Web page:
The Constitution of 1948 also laid the foundation for the subsequent creation of a system of “ordinary” regions under Article 115, though further legislation was still needed to establish the mechanisms and structures for the creation of these regions.  Incredibly, this was not to occur until the 1970’s.  The result was not a simple or uniform structure, as each of the 20 regions was given a unique and “individualized relationship” with the state through different regional statutes.

While the constitution as a whole was widely accepted, there have been repeated efforts over the past 70 years to adjust or modify different aspects of it.  In 2001, a Constitutional Reform Act introduced a regulatory framework to govern the regional powers.  But it raised new problems by allowing each region to make individual requests to Rome, which is cumbersome and difficult for Roman authorities to manage.  Thus, “a vast grey area” remains, says a former Italian minister for regional affairs and local communities, where the distinct responsibilities between the central government and the regions are unclear or shared.

The most recent reform attempt to help clarify matters was in December 2016, when then-Prime Minister Matteo Renzi of the center-left Democratic Party sought various alterations to the powers of regions and the composition of the Italian parliament.  He failed miserably, which forced his resignation.

Amid the high drama and the tangle of reform efforts, some scholars argue that there is a clear trend toward greater regional autonomy in Italy.  But the country’s history of referendums suggests a different interpretation.  “So far, no request on the part of a regional government to broaden the scope of their jurisdiction has ever succeeded in being approved by the Italian Parliament (as required by law),” scoffs Mingardi.  That is the state batting a thousand.

My own assessment—after reading through stacks of studies and monographs focusing on constitutional reforms, referendums, and the special laws and exceptions that have been passed, debated, and repealed—is that the October referendums were part of a long, venerable tradition of brash efforts and vigorous resistance.

In the end, one has to recognize that the Italian constitution, though a strange bird, has preserved national unity.  While in many ways the country remains somewhat chaotic and fractured, it has somehow managed to limp along from year to year.  But it remains heavily indebted.  As of only a few months ago, Italy’s debt was estimated at €2.3 trillion, or 132 percent of GDP—which amounts to a staggering €38,000 per capita—according to the Bank of Italy.  This is more than seven times the total Greek debt.  (It’s worth keeping in mind that, as of 2014, Rome was still paying off debts incurred from hosting the 1960 Olympics.)  Given such circumstances, Italy’s is indeed a tragic tale.

In this tale, the difference between the north and the south looms large.  Of the country’s 20 regions, only 4 in the north—Lombardy, Veneto, Piedmont, and Emilia-Romagna—are net contributors to central-government revenues.  The rest receive transfers.  With regard to social services, public spending is €200 per capita in some northern regions but less than €50 per capita in some southern ones.  As for healthcare, although regional authorities retain total administrative control, the financial resources are completely centralized (for later redistribution).  Thus, the October referendums’ quest for greater regional autonomy effectively cuts across various fault lines between the north and south, many of which date back to well before the 19th-century Risorgimento.  This is the explanation for the contentious Northern Question.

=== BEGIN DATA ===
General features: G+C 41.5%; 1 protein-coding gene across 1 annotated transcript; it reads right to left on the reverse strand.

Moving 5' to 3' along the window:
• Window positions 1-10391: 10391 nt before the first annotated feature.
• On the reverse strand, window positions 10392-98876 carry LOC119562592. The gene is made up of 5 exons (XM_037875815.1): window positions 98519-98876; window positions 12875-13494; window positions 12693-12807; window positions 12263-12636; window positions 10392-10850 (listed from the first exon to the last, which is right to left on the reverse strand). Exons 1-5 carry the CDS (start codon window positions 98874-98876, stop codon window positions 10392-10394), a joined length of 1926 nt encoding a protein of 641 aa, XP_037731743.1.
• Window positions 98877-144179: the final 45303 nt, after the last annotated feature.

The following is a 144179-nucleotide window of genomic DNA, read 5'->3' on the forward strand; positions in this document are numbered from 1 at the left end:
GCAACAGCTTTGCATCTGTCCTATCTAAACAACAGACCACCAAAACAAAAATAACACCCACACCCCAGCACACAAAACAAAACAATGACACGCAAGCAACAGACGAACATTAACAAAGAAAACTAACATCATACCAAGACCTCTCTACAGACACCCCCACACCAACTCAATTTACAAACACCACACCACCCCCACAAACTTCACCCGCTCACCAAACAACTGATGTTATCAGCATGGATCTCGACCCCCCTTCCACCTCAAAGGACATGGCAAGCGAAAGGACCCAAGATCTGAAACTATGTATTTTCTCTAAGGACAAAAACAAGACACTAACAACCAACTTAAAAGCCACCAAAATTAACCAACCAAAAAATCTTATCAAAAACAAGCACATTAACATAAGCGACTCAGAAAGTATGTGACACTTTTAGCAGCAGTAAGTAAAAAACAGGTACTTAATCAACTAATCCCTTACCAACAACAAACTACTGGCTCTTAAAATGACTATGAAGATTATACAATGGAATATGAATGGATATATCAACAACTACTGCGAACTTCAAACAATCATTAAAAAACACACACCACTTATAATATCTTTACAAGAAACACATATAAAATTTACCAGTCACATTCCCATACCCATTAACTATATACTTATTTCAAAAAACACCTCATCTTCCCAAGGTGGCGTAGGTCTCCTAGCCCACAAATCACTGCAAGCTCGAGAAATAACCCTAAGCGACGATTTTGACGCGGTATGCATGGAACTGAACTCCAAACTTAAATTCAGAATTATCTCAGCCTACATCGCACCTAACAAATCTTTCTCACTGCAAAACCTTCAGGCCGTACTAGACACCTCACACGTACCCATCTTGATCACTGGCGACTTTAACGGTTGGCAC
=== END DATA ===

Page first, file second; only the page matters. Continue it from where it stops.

At the heart of this question are glaring cultural, economic, and political divisions that have existed for centuries.  Robert Putnam, in his classic book Making Democracy Work: Civic Traditions in Modern Italy (1993), studied Italy’s 20 regions and observed huge differences in the efficiency and effectiveness of governments in the north and south.  He looked to regional institutions for answers, but concluded that local culture and history matter much, much more.  Putnam concluded by praising the north’s civic traditions and social attitudes, which he thought originated in the medieval communes and guilds.

Today, the northern regions continue to have greater administrative, managerial, and technical capacity than those in the south.  The referendums brought the Northern Question “back to the center of the Italian scene,” says Mingardi.  The Northern Question thus remains, according to journalist Stefano Magni, the “most important issue in Italy.”  A young Roman entrepreneur, Dario Petrone, notes, “We don’t know what our southern politicians might do, but the referendums have certainly opened a door.”

Unfortunately, voters in the next elections may have few options to express their sympathies for outright independence or secession.  The main political parties no longer cater to or express any strong federalist or pro-independence sentiments.  This puts voters in a bind.  “Italians may [want] more federalism; but no political party now wants to build on this need,” says Mingardi.

Not even the Lega Nord has preserved such a message.  The Lega was founded in 1991 through an alliance of the pro-autonomy Lega Lombarda (then led by the now-disgraced Umberto Bossi) and analogous groups in Piedmont and Veneto.  In its early years, the Lega—whose full name was Lega Nord per l’Indipendenza della Padania—had called for the formation of a new country comprising 14 regions.  This scheme was elaborated upon in 1996 in a “Declaration of Independence and Sovereignty of Padania.”

“Padania” has been the subject of much scholarly work and debate.  Technically, it refers to the Po Valley (Pianura Padana) in Northern Italy.  But it was a book, published in 1990, by the late political scientist Gianfranco Miglio, later a senator for the Lega, which first conceived of it as the basis for a constitutional reform that would divide Italy into three “macro-regions.”  Miglio’s proposal, however, never gained traction; instead, the Lega began to push for regional independence, fiscal federalism—and, at times, outright secession.